‘Fess up: how many times have you started a new week, month or year with the best of intentions, only to find yourself falling short (and feeling defeated) only a few days in? It probably goes a little something like this:
- SUNDAY: “I’m so excited about this week ahead. Tonight I’m going to bed by 9pm so I can wake up early and get to the gym for an hour before work!”
- MONDAY: “I did it! I got up, went to the gym, drank a green protein smoothie at home instead of stopping for a fast food breakfast, and I feel great.”
- TUESDAY: “Oops. I overslept my alarm… Oh, well. I’ll try to take a walk during my lunch break and eat a healthy dinner.”
- WEDNESDAY: “I’m still so full from that pizza and cake I ate for dinner last night. I can’t believe I forgot it was John’s birthday and I’d agreed to meet everyone out to celebrate! I probably should have gone for a run this morning but I was just too tired. Maybe tonight?”
- THURSDAY: “I’m so frustrated with myself. I really wanted to do better this week in terms of my health and fitness but I only stuck to it for one day! Forget it. I’ll start again next week.”
As a personal trainer and group fitness instructor, I absolutely want people to make big, dramatic and effective changes to their lifestyle, so they can lead long, healthy lives. But those changes must be sustainable, and taking on too much, too soon – without a realistic approach toward making and keeping good habits – just leads to failure and frustration.
So, start with these five steps. They’re fairly easy and they’re all about giving yourself a routine that sets you up for success!
Park far away from your destination and walk the rest of the way
Now, let me be clear: I do not subscribe to the theory that this enough. Truth be told, I always cringe a little when I hear advice to “just take the stairs!” because that level of activity just won’t have a major effect on your health or fitness – and too often gives the illusion of a healthy step, leading people to treat themselves or overindulge later.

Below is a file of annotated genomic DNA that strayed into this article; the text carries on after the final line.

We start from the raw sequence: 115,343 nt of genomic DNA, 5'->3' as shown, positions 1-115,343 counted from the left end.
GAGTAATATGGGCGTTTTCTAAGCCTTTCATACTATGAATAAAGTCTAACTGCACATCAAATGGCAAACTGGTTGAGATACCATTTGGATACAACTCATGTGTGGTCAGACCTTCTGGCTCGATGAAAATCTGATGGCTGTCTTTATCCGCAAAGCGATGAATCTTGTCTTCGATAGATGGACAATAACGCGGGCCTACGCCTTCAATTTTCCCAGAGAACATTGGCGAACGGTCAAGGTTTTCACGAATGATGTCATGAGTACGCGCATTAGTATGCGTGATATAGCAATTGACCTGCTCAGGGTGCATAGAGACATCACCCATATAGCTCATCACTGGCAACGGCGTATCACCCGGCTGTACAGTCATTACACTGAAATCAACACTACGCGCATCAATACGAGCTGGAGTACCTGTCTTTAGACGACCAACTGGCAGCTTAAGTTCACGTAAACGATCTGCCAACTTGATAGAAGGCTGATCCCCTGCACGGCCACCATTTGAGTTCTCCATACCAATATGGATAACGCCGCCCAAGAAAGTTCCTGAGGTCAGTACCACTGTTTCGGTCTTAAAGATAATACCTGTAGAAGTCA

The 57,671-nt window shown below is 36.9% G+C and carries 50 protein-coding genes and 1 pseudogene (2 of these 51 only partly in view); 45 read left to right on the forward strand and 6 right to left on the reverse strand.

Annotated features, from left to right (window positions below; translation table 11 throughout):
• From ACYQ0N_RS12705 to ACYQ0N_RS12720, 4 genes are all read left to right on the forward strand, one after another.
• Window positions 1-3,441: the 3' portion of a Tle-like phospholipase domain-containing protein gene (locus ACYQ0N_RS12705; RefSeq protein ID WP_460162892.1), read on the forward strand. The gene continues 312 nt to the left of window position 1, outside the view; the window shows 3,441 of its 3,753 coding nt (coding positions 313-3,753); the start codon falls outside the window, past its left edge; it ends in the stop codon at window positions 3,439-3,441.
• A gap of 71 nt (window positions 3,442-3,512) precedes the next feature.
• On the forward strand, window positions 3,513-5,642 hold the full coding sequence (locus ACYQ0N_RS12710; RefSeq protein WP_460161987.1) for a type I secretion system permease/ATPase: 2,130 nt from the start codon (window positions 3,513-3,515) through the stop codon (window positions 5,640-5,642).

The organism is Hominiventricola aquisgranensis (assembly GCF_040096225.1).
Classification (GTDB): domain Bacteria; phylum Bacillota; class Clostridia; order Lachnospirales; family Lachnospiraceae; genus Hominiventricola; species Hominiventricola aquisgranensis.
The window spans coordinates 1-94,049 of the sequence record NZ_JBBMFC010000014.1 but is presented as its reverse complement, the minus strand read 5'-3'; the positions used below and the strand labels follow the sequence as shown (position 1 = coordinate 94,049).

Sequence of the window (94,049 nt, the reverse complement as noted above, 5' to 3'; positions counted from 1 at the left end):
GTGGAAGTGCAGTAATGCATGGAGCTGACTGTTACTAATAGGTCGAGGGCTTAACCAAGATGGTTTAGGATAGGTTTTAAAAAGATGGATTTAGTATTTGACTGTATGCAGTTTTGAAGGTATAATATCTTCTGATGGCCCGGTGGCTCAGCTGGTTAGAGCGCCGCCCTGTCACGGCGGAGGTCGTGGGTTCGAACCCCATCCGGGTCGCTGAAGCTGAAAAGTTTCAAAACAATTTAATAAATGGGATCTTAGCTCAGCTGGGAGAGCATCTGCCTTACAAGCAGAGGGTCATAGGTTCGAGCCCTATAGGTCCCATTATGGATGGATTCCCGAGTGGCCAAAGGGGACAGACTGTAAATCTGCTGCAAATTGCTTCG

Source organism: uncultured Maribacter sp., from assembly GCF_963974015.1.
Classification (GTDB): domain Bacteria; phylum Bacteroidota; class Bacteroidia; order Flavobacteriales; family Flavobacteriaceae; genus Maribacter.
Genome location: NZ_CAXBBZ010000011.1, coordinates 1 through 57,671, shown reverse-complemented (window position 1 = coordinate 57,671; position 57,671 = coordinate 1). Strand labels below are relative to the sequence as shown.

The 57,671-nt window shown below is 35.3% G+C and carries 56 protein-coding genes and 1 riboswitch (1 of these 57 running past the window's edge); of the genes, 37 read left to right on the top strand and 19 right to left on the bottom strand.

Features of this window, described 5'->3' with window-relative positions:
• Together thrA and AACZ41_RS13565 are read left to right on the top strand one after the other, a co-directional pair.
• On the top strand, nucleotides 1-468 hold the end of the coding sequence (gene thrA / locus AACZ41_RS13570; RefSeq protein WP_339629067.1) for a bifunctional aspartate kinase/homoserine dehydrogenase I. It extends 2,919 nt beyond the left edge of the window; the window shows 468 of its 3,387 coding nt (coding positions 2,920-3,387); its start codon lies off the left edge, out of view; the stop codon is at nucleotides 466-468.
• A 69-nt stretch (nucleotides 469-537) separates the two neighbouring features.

However, when you make the choice to park and walk, whether it’s to the office, into a store for errands, at your apartment complex or somewhere else, you are intentionally changing your pattern, and that can lead you to change other patterns.
Plus, even a short distance can help you feel invigorated and to help you understand how great activity can feel, not just physically but mentally as well. Those steps add up!
Shop the perimeter and then only go in for specific items
The perimeter of your grocery store is where the really good stuff is: fresh produce, dairy and eggs, fresh seafood and meats and more. Once you start maneuvering through the aisles, though, you’ll find yourself tempted by processed foods in bright, colorful wrappers.
You may not be able to avoid all of the junk food or treats, and for this step, that’s okay! Again, it’s about making intentional choices. So, hit the perimeter first and then decide: what do I really need to get from the inner aisles? Instead of zig-zagging through them all, go directly to the items you can’t do without, put them in the cart and move on.
Even better? Order online! Then there’s no way to cheat and shop where you shouldn’t.
Go to bed 10 minutes earlier
Just 10 minutes! I’m not asking you to give up a full night of binge-watching your TV shows or even passing up chances to socialize with friends. But instead of going to bed at 11, aim for 10:50. Set an alarm if you need the reminder, and remember to leave yourself enough time for your bedtime routine (brushing teeth, reading a few pages of a good book, etc.).
Ten minutes of sleep over a week gives you more than an extra hour of rest. And if you can do 10 minutes, you can do 20. If you can do 20, you can do 30. Soon, you may find that you’re able to go to bed a full hour earlier than you normally did.
Keep a food journal
Notice that I didn’t say anything about actually changing your eating habits. Just write down everything you eat and drink over a week’s time. If and when you’re ready to make some adjustments, this journal will be crucial in identifying some of the times and meals at which you can easily cut out items.
For example, when I journaled a week of eating, I realized that on 6 out of 7 days, I had a third cup of coffee in the afternoon, which I usually served with cream and some sugar. Trading that coffee for black tea was a big step in starting to scale back, and later, I was able to drop that caffeine (and sugar) source altogether.
Get your ommmmmm on
Meditation is not easy (at least not for me!), but taking a few moments – even just 60 seconds – can really make a difference. And this doesn’t have to be super spiritual stuff: just close your eyes, take some deep breaths and try to quiet your mind.
Think of something that makes you happy, or feel at peace. Use this time to reflect on the day and celebrate the small steps you took. After all, we don’t always give ourselves the credit we deserve (and if you need something to focus on before closing your eyes, I love this print!)
Small steps to big changes
Are you sensing a pattern? These small steps are about choosing to make changes instead of just doing what you’ve always done. Once you get out of your habits, you can ditch the bad ones and build some new, better ones.
Do you have any small changes to add to the list? Things that have worked for you on the road to a healthier, happier lifestyle? Follow Café Quill on social media or leave a comment to join in on the conversation!